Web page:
LAHORE – The Punjab police have observed that a de-radicalisation programme aimed at converting hard-line clerics, to prevent them from falling into the hands of extremists, has been slowly and gradually moving towards success.

Most of the noted religious leaders, agreeing with the programme of de-radicalisation and rehabilitation of former militants and pro-militants, are extending full cooperation to the government and law enforcing agencies.

“This is really a positive development. We are implementing a two-pronged strategy to quell extremism from the most populated province,” Punjab Inspector General of Police (IGP) Muhammad Habib-ur-Rehman told TheNation on Friday.

While explaining the two-pronged strategy against militancy, the provincial police chief said the field officers were trying to reverse those who had been brainwashed in the early 1990s by using different techniques with the help of moderate scholars.

Secondly, a massive crackdown is underway in the province to bring to justice those hardliners who are found involved in making hatred-speeches and spreading provocative materials to hurt the sentiments of others.

It is important to mention here that the police had launched the de-radicalisation programme some three months ago. The top police officers from different sections of the police including the Counter-Terrorism met at the Central Police Office (CPO) and reviewed the outcome of the campaign in detail.

Responding to a question about the crackdown launched against militants and banned outfits, the IGP said special teams comprising senior officers at the district level had been constituted and the clamp down was ordered against more than a dozen banned outfits.

The police are aggressively registering cases under 16-MPO and in some cases under the Anti-Terrorist Act against the hardliners. The leaders of banned outfits were not allowed to address public gatherings and processions anywhere in the province, he maintained.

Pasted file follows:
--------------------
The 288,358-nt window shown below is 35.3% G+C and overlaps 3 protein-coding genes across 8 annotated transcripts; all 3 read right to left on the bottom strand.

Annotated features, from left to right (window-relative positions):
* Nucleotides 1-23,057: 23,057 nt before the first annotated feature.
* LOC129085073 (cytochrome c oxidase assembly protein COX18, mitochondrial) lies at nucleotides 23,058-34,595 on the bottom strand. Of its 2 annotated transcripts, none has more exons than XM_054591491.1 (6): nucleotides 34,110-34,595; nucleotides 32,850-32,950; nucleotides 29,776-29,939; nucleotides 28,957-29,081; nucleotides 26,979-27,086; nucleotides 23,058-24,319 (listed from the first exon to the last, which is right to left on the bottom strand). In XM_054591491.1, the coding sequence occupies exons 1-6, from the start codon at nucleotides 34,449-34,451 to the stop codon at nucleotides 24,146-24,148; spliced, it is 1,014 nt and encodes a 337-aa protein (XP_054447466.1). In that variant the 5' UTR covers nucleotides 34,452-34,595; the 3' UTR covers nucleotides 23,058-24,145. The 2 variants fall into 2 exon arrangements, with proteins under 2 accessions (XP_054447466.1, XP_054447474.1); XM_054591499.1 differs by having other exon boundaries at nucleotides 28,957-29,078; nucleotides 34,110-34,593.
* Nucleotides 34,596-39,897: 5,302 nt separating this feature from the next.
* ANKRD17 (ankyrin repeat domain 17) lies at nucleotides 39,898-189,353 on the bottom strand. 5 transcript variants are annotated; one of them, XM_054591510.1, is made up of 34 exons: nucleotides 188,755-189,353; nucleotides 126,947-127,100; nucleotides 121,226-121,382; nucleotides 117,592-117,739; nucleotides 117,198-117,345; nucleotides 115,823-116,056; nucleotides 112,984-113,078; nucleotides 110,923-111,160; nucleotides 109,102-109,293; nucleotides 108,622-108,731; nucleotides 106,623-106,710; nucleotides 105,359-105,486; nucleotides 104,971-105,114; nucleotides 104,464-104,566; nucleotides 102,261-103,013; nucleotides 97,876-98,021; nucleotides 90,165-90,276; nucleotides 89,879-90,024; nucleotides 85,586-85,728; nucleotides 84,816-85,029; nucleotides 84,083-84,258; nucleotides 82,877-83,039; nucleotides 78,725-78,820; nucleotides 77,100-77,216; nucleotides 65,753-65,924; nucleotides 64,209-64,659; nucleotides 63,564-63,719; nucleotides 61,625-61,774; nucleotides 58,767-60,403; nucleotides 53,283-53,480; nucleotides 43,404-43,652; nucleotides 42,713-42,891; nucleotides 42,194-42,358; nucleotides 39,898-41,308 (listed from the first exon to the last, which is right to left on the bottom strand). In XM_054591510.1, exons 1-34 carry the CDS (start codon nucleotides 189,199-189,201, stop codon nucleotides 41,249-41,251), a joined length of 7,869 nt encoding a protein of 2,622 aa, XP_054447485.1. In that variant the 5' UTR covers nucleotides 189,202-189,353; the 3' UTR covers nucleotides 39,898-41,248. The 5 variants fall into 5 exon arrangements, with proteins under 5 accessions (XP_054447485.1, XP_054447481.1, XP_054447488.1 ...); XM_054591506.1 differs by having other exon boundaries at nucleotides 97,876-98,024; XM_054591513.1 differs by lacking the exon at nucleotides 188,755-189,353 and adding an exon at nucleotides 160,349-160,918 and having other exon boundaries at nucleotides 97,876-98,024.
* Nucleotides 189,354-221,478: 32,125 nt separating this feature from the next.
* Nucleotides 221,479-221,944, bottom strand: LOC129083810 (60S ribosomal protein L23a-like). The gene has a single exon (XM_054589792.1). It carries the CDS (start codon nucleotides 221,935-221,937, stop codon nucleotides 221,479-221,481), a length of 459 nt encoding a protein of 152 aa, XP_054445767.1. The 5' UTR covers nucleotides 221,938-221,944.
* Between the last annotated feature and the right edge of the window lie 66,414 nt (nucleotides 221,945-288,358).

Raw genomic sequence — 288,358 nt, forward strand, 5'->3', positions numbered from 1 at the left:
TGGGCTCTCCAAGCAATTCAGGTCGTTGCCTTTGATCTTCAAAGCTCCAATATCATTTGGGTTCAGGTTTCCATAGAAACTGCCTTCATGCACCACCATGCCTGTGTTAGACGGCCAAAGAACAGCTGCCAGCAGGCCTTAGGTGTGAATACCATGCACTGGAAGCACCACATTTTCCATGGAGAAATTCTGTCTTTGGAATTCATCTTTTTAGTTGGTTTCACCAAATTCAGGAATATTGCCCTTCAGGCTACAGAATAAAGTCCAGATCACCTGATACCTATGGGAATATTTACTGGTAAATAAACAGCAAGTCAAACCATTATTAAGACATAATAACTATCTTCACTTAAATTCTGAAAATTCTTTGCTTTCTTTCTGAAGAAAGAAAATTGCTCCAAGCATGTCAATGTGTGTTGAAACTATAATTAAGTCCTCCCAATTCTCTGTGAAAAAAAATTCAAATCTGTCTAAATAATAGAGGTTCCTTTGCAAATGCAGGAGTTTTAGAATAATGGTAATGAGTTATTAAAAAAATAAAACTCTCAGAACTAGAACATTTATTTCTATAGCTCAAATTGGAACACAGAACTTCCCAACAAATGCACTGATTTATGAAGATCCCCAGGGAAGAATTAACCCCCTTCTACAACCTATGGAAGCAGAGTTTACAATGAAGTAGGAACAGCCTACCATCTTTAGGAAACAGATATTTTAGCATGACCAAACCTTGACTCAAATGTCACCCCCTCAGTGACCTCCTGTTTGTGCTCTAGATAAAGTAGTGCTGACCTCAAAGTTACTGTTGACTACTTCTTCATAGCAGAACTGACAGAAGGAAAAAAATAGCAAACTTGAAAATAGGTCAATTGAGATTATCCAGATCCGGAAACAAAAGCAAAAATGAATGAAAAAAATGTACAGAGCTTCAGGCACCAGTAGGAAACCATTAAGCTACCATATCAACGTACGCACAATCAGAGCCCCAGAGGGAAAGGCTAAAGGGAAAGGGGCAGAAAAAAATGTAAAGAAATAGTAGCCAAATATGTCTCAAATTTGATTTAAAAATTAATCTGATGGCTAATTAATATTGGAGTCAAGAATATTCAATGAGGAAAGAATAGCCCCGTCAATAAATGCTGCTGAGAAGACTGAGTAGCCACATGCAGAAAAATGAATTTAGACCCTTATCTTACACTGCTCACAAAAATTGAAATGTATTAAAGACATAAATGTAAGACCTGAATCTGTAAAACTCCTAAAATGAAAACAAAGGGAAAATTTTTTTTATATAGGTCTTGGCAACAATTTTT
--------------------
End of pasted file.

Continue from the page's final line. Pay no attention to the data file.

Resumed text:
“The police have already prepared the lists of religious leaders and clerics belonging to all school of thoughts. The Special Branch, an intelligence wing of the Punjab police, is regularly monitoring the speeches and activities of these clerics,” Muhammad Habib-ur-Rehman said. When asked about the religious leaders detained or put on the watch-list, the police chief said activities of all hard-line clerics, either in jails or religious schools, were being monitored.

The IGP also disclosed to this reporter that during the past four months, more than 100 cases had been registered against the elements who were found involved in making hatred-speeches and spreading religious propaganda.

Police sources further revealed that apart from the district police, the Counter-Terrorism Department (CTD), Special Branch and the Special Investigations Cells of the Punjab police have been activated and assigned the task in this regard.

The police teams have also been asked to establish close contacts with intelligence officers, serving in the districts, to exchange information and launch joint raids in case concrete and actionable information is available. The clamp down on seminaries of banned outfits, located in the sensitive areas of the province, is said to be part of the police deterrence campaign to identity, monitor, and hunt down the miscreants, official sources claimed.

Another senior officer in the provincial police headquarters informed that more than 200 suspects have been detained in Lahore, Sheikhupura, Sialkot, Bahawalpur, Chakwal, Sahiwal, Jhang, Okara and Multan districts during the last couple of months.

The police teams have also been directed to strictly monitor some 50 religious seminaries identified as suspicious and located in different parts of the province. Most of the Madrassas put under strict surveillance are situated in Lahore, Jhang, Bahawalpur, Multan, Rawalpindi, and Dera Ghazi Khan.

The police are aggressively working to neutralise the hardliners belonging to the Ahl-i-Sunnat Wal Jamaat, Sipah-e-Sahaba Pakistan, Tehrik-e-Jafriya, Lashkar-e-Jhangvi, Sipah-e-Muhammad Pakistan, Islami Tehrik Pakistan, Jamiat-ul-Ansar and Jamiat-ul-Furqan. The police are also directed to hunt down those who had been financing the banned outfits by examining their other funding sources and taking action under 16-MPO (Maintenance of Public Order).